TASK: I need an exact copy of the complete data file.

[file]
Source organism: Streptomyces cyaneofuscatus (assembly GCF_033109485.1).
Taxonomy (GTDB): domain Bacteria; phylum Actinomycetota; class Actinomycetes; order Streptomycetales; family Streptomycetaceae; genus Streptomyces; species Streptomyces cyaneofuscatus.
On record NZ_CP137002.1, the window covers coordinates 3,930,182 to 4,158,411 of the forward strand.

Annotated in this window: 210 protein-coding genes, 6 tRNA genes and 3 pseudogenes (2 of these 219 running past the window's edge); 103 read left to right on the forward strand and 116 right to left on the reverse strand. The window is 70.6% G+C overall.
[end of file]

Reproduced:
Source organism: Streptomyces cyaneofuscatus (assembly GCF_033109485.1).
Taxonomy (GTDB): domain Bacteria; phylum Actinomycetota; class Actinomycetes; order Streptomycetales; family Streptomycetaceae; genus Streptomyces; species Streptomyces cyaneofuscatus.
On record NZ_CP137002.1, the window covers coordinates 3,930,182 to 4,158,411 of the forward strand.

Annotated in this window: 210 protein-coding genes, 6 tRNA genes and 3 pseudogenes (2 of these 219 running past the window's edge); 103 read left to right on the forward strand and 116 right to left on the reverse strand. The window is 70.6% G+C overall.